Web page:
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There are very few Black horror movies that still have relevance in today’s pop culture, including the ’70’s cult classic Blacula and the 90’s film, Tales From The Hood. In 1974, the film Abby became a bit of a hit before it was taken out of theaters for being an essential copy of the 1973 horror hit, The Exorcist.

Written and directed by late white Blaxploitation filmmaker William Girdler, Abby stars Carol Speed in the lead role of the possessed woman. Blacula lead William Marshall also stars in the film as the priest tasked to cast the West African deity of mischief, Eshu, out of Abby.

While much of the plot is centered around Abby having senseless romps with strange men in Louisville, the film’s climax ends inside a dive bar where the exorcist battles with Eshu to finally liberate Abby.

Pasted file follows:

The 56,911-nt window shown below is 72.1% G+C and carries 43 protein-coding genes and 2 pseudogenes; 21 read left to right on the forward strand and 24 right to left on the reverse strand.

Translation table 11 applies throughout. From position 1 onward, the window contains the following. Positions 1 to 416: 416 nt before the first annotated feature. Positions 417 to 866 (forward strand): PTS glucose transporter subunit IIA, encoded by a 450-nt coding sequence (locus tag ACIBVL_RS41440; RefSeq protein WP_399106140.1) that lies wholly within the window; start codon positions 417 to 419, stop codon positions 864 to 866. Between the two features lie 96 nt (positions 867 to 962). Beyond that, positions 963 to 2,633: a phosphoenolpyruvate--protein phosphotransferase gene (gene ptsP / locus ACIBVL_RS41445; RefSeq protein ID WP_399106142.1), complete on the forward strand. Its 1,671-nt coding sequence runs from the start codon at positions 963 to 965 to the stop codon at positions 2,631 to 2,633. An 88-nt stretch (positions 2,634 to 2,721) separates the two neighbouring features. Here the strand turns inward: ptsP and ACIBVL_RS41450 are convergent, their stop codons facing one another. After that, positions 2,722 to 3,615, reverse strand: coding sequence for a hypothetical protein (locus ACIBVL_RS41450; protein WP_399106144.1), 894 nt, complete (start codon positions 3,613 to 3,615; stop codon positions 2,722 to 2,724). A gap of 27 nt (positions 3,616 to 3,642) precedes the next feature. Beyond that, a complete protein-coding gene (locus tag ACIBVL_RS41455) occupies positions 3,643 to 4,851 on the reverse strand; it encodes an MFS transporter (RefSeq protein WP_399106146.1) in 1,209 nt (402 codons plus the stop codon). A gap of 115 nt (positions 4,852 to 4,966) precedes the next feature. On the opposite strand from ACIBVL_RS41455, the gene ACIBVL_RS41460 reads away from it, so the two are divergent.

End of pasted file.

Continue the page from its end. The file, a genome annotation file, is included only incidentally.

The film wasn’t the only one to copy The Exorcist’s plot but Warner Bros. went after the independent film and successfully sued for copyright violation. The film was eventually booted from theaters but not before snagging a respectable $4 million in box office receipts despite being made for a reported $100,000. (You can still find it online.)

Abby has seen a resurgence of late by film fans who study the Blaxploitation Era and those who enjoy good, if unintentional, camp.

Speed has only appeared in two other movies since her turn in Abby, and became an author as well. One of her books, Inside Black Hollywood, was released in 1980.

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2 thoughts on “Little Known Black History Fact: ‘Abby’

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